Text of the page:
Rai Chand Boral: A Composer Extraordinaire
The national award winning composer, known at the Father of Indian film music, also received the prestigious Dada Saheb Phalke Award in 1979 for his enormous contribution to film music, writes Sharad Dutt.
"Rai Chand Boral is Baba, the father of film music; and I am Kaka, the uncle." Music maestro Anil Biswas would invariably make this statement in mehfils, concerts and in private conversations. It was an ultimate tribute to the great master Rai Chand Boral by another genius.
Born in 1903, in an affluent and cultured family, Rai Chand's father Lal Chand Boral was an accomplished Pakhawaj player and a classical singer. Regular musical concerts were held at the mansion of the Borals, and Rai Chand was the youngest child, who took a keen interest in these soirees. Having observed his son's keen ear for music, Boral senior arranged for tutors from Rampur and Gwalior. Rai Chand was, indeed, fortunate to have mentors like Ustad Mushtaq Husain Khan, renowned classical singer of Rampur Gharana; Ustad Hafiz Ali Khan, the noted Sarod player from Gwalior; and Masit Khan, the tabla wizard also from Rampur. Learning the intricacies from these Ustads, he could play piano and tabla deftly.
Rai Chand was in his twenties when in 1927 Indian Broadcasting Company started its second station in Calcutta after Bombay. He was approached by the Company to join Calcutta station as its head of music department. This was the time when cinema was also gaining popularity. JF Madan, a Parsi Theatre enthusiast was filming his Parsi plays on celluloid. BN Sircar, an England-returned civil engineer, too, was fascinated by cinema. He produced two silent films, 'Chasher Meye' and 'Chor Kanta', and approached Rai Chand to compose for these films. He conducted live orchestra from a pit dug in front of the screen and rose to fame as a musical wizard.
When Sircar started his own company, New Theatres, on February 10, 1931, Rai Chand was the first choice to head its music department. Sircar had a repertoire of best available talented directors, Debki Kumar Bose, Pramthesh Barua, Preamankur, Atorthy and Ham Chander; cameramen Nitin Bose and Bimal Roy; sound recordists Mukul Bose, Bani Dutt and Loken Bose; artistes KL Saigal, Pahari Sanyal, Prithviraj Kapoor, Nemo, Uma Shashi, Kanan Devi, Jamuna, Kamlesh Kumari, Chandra Prabha Devi and Bharati Devi; music directors Rai Chand Boral, Pankaj Mullick and Timir Baran, on the staff.
In 1931, Alam Ara produced and directed by Ardeshir Irani, became the first talkies of Indian cinema. New Theatres also shifted from silent movies to talkies, with Dena Paona and Palli Samaj being the first talkies in Bangla. Rai Chand got a major break in 1932 with three films of KL Saigal for New Theatres. Saigal recorded his first song under the baton of Rai Chand, 'Nawazish chahiye itni'. But all these films were rejected by the audience.
Rai Chand proved his magic with Pooran Bhagat (1933), directed by Debki Kumar Bose, starring Mijjan Kumar, Anwari and blind singer-actor KC Dey (uncle of singer Manna Dey). Rai Chand stormed the nation and box office with Saigal's bhajans, 'Radha Rani de daro na bansuri meri,' 'Din neeke beete jaat hain,' 'Avsar beeto jaaye' and 'Bhajoon main bahv se Girdhari', which became the favourite of every household country wide. Other bhajans by KC Dey, 'Jao jao o mere sadho raho guru ke sang' and 'Kya kaaran hai ab roney ka,' also became popular. Same year RC Boral composed nineteen songs in Raj Rani Meera. Besides Meera's bhajans, two songs were sung by Indubala 'Piya Milan ki aas' and 'Chandralekha se shwet raat'.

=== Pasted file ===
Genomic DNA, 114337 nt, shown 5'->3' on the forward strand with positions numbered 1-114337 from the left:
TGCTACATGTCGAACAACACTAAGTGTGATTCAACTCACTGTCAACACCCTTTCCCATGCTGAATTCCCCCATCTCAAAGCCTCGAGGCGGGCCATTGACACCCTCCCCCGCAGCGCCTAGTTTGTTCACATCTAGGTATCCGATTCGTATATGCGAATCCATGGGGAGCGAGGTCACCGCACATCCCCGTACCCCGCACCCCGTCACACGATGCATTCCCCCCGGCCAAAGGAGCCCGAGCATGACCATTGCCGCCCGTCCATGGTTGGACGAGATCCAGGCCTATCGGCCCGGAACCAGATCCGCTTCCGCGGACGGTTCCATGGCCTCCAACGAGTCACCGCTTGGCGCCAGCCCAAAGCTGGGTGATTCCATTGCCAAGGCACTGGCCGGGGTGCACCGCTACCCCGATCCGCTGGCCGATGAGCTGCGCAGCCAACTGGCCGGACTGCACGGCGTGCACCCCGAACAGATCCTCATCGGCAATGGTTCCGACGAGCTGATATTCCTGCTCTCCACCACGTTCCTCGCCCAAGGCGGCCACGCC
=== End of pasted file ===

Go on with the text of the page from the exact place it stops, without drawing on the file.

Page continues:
After the success of super hit Chandidas (1932), directed by Debki Kumar Bose in Bangla, New Theatres produced its Hindi version in 1934, with KL Saigal, Uma Shashi and Pahari Sanyal in the cast. Nitin Bose, who handled the camera for the Bengali version, was trusted to direct his debut film, Chandidas. Rai Chand's music and Saigal's songs created a stir. 'Tadpat beete din rain;' 'Dekhat baako hi roop prem ka pujari' (Saigal); 'Basant ritu aaye aali, phool khiley daali daali' and 'Chhayee basant aayee basant karke solah shringar' (Pahari Sanyal); and a chartbuster duet, 'Prem nagar mein basaungi ghar main' (Uma Shashi- Saigal), had a fresh aroma in these musical compositions by Rai Chand. The songs of Chandidas were penned by the famed Urdu dramatist Agha Hashr Kashmiri.
Nitin Bose's favourite film, Daku Mansoor, was released in 1934, starring Prithviraj Kapoor and Husn Bano. Rai Chand composed a dozen songs including 'Shikwa nahin hai mujhko, Ishtrat kya hai kucch bhi nahin;' and 'Wo mujhse door bhi nahin hai,' in the poetry-rendering style, were highly appreciated. Then came Roop Lekha, based on Emperor Ashoka's life, directed by PC Barua. Saigal played the protagonist Ashoka and sang his immortal number, 'Sab din na hot ek samaan,' composed by Rai Chand.
In 1935, New Theatres produced a film, After the Earthquake or Inqalab, based on this natural calamity in Bihar. Raj Kapoor faced the camera for the first time in this film as a child Artist. Rai Chand asked Kidar Sharma to write a special song for Inqalab, 'Aao re chameli ek baat batayen.' The original Bangla version of Debdas in 1935 was PC Barua's classic, wherein he played the lead. Songs composed by Rai Chand, ie 'Golap hoye uthuk phute,' sung by Saigal became so popular that music lovers were seen humming this number in the streets of Calcutta. Karwan-e-Hayat (1935), directed by Pramankur Atorthy with Saigal-Ratan Bai in the lead, Rai Chand jointly composed music with Mihir Kiron Bhattacharya. This film had a popular rendition, 'Koi preet ki reet bata de hamein' (Saigal-Pahari Sanyal) and Saigal's ghazals, 'Dil se teri nigah jigar taq utar gayee' and 'Hairat-e-nazara aakhir ban gai rannaiyan,' were other soulful numbers.